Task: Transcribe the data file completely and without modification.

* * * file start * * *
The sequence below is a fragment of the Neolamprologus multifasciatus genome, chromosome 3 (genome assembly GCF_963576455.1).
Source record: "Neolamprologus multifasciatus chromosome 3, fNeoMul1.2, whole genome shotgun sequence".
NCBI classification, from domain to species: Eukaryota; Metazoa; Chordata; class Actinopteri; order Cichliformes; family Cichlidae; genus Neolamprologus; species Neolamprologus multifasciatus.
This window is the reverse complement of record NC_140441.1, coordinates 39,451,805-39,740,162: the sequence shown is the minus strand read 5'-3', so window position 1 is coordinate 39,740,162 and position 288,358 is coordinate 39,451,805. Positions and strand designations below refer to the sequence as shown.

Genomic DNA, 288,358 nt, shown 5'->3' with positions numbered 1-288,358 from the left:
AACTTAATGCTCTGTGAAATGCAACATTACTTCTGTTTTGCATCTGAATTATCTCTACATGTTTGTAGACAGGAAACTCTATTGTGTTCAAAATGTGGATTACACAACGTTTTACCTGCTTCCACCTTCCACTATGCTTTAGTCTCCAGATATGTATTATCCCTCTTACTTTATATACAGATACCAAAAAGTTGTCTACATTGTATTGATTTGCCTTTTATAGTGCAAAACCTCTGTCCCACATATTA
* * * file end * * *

The sequence below is a fragment of the Neolamprologus multifasciatus genome, chromosome 3 (genome assembly GCF_963576455.1).
Source record: "Neolamprologus multifasciatus chromosome 3, fNeoMul1.2, whole genome shotgun sequence".
NCBI classification, from domain to species: Eukaryota; Metazoa; Chordata; class Actinopteri; order Cichliformes; family Cichlidae; genus Neolamprologus; species Neolamprologus multifasciatus.
This window is the reverse complement of record NC_140441.1, coordinates 39,451,805-39,740,162: the sequence shown is the minus strand read 5'-3', so window position 1 is coordinate 39,740,162 and position 288,358 is coordinate 39,451,805. Positions and strand designations below refer to the sequence as shown.

Genomic DNA, 288,358 nt, shown 5'->3' with positions numbered 1-288,358 from the left:
AACTTAATGCTCTGTGAAATGCAACATTACTTCTGTTTTGCATCTGAATTATCTCTACATGTTTGTAGACAGGAAACTCTATTGTGTTCAAAATGTGGATTACACAACGTTTTACCTGCTTCCACCTTCCACTATGCTTTAGTCTCCAGATATGTATTATCCCTCTTACTTTATATACAGATACCAAAAAGTTGTCTACATTGTATTGATTTGCCTTTTATAGTGCAAAACCTCTGTCCCACATATTA